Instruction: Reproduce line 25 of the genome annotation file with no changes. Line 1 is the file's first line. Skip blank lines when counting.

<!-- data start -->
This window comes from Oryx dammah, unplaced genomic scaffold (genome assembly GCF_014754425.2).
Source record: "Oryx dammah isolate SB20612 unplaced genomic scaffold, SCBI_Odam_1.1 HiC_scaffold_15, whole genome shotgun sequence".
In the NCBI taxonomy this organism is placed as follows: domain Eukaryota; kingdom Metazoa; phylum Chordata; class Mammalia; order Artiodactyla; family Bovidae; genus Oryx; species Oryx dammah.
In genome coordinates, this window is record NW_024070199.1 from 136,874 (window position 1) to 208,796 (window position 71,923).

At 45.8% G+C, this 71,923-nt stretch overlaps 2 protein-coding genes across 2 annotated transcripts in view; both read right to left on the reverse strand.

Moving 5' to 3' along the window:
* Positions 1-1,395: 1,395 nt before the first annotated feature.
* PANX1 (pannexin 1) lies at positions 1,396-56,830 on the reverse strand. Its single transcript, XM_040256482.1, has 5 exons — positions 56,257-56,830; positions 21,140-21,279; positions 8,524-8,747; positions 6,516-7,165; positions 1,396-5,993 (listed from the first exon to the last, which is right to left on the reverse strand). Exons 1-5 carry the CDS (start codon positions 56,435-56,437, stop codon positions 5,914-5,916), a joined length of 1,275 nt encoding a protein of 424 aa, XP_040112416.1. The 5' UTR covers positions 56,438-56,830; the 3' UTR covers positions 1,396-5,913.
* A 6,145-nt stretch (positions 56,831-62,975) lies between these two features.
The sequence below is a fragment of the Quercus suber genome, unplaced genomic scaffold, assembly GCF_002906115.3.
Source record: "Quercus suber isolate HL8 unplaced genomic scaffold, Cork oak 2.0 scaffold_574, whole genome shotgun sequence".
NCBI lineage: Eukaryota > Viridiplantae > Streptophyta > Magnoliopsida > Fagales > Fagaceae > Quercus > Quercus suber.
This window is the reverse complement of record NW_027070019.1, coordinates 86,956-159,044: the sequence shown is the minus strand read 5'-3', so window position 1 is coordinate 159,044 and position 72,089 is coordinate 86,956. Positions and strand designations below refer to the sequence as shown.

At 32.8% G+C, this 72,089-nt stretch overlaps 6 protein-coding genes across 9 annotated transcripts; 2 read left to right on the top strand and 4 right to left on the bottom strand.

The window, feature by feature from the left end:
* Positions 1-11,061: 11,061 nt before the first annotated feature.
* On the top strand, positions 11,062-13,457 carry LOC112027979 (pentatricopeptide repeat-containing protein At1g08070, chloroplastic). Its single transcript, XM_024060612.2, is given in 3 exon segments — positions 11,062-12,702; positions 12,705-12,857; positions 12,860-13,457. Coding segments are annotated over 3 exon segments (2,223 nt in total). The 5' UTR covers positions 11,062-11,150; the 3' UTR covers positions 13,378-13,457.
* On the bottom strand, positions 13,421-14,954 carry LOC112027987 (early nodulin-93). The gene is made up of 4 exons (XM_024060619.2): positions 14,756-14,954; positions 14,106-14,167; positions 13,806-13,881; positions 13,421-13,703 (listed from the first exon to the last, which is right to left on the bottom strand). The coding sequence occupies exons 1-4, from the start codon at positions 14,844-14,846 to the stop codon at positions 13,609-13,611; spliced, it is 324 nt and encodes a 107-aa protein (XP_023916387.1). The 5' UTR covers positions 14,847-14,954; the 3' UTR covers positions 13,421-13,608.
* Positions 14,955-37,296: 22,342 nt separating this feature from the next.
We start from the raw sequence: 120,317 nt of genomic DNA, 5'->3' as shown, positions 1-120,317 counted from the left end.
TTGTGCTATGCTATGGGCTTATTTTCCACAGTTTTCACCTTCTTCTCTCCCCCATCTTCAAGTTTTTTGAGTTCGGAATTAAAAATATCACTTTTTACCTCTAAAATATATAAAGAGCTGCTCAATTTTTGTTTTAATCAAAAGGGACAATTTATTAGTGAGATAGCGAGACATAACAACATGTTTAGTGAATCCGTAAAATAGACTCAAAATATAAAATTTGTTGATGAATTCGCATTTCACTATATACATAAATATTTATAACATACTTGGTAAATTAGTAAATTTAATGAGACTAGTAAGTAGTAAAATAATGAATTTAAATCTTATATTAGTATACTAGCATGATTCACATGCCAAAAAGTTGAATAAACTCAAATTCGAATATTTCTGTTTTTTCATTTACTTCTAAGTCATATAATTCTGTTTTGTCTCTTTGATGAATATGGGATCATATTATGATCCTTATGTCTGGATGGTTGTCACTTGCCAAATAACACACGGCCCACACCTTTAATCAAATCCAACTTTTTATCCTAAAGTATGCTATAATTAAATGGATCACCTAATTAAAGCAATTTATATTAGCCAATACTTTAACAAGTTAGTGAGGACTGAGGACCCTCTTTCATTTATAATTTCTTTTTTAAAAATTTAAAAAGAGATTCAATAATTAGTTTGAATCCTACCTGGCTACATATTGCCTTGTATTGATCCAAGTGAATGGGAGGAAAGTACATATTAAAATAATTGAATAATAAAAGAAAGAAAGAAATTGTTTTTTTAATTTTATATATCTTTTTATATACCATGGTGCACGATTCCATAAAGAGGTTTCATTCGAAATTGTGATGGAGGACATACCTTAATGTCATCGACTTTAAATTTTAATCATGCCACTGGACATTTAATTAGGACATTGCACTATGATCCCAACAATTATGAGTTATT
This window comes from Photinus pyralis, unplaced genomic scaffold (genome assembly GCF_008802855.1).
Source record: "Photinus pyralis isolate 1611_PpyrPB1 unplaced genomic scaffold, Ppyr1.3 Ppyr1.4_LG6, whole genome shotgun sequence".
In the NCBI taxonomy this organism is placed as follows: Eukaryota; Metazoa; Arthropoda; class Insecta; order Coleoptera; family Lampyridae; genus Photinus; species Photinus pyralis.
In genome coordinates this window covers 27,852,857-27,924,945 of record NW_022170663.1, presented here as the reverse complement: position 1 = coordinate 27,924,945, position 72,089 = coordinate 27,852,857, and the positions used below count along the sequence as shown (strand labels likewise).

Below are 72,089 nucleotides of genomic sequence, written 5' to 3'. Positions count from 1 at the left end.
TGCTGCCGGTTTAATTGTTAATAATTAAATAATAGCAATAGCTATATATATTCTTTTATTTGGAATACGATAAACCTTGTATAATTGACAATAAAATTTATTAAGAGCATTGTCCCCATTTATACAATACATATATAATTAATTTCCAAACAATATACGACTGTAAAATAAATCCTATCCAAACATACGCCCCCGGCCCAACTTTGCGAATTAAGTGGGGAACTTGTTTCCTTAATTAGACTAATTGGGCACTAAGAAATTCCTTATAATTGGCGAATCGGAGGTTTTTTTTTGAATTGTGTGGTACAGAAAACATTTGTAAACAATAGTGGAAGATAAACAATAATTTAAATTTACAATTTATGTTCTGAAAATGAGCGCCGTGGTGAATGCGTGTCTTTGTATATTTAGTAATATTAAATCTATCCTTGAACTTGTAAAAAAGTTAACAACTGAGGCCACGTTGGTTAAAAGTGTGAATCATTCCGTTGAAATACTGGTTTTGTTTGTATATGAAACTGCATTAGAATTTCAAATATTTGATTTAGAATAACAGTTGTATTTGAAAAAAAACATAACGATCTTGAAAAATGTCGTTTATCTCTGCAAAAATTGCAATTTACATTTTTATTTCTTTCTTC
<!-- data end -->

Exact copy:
In genome coordinates this window covers 27,852,857-27,924,945 of record NW_022170663.1, presented here as the reverse complement: position 1 = coordinate 27,924,945, position 72,089 = coordinate 27,852,857, and the positions used below count along the sequence as shown (strand labels likewise).